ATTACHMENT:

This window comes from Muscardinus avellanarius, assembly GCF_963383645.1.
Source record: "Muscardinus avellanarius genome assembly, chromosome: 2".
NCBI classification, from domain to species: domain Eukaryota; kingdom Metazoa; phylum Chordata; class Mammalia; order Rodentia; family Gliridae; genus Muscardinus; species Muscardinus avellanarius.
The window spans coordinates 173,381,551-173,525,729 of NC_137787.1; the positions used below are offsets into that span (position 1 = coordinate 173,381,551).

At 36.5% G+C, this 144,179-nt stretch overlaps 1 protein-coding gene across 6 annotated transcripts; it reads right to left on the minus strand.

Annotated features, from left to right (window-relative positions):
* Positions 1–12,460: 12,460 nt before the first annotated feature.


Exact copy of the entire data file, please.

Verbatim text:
This window comes from Muscardinus avellanarius, assembly GCF_963383645.1.
Source record: "Muscardinus avellanarius genome assembly, chromosome: 2".
NCBI classification, from domain to species: domain Eukaryota; kingdom Metazoa; phylum Chordata; class Mammalia; order Rodentia; family Gliridae; genus Muscardinus; species Muscardinus avellanarius.
The window spans coordinates 173,381,551-173,525,729 of NC_137787.1; the positions used below are offsets into that span (position 1 = coordinate 173,381,551).

At 36.5% G+C, this 144,179-nt stretch overlaps 1 protein-coding gene across 6 annotated transcripts; it reads right to left on the minus strand.

Annotated features, from left to right (window-relative positions):
* Positions 1–12,460: 12,460 nt before the first annotated feature.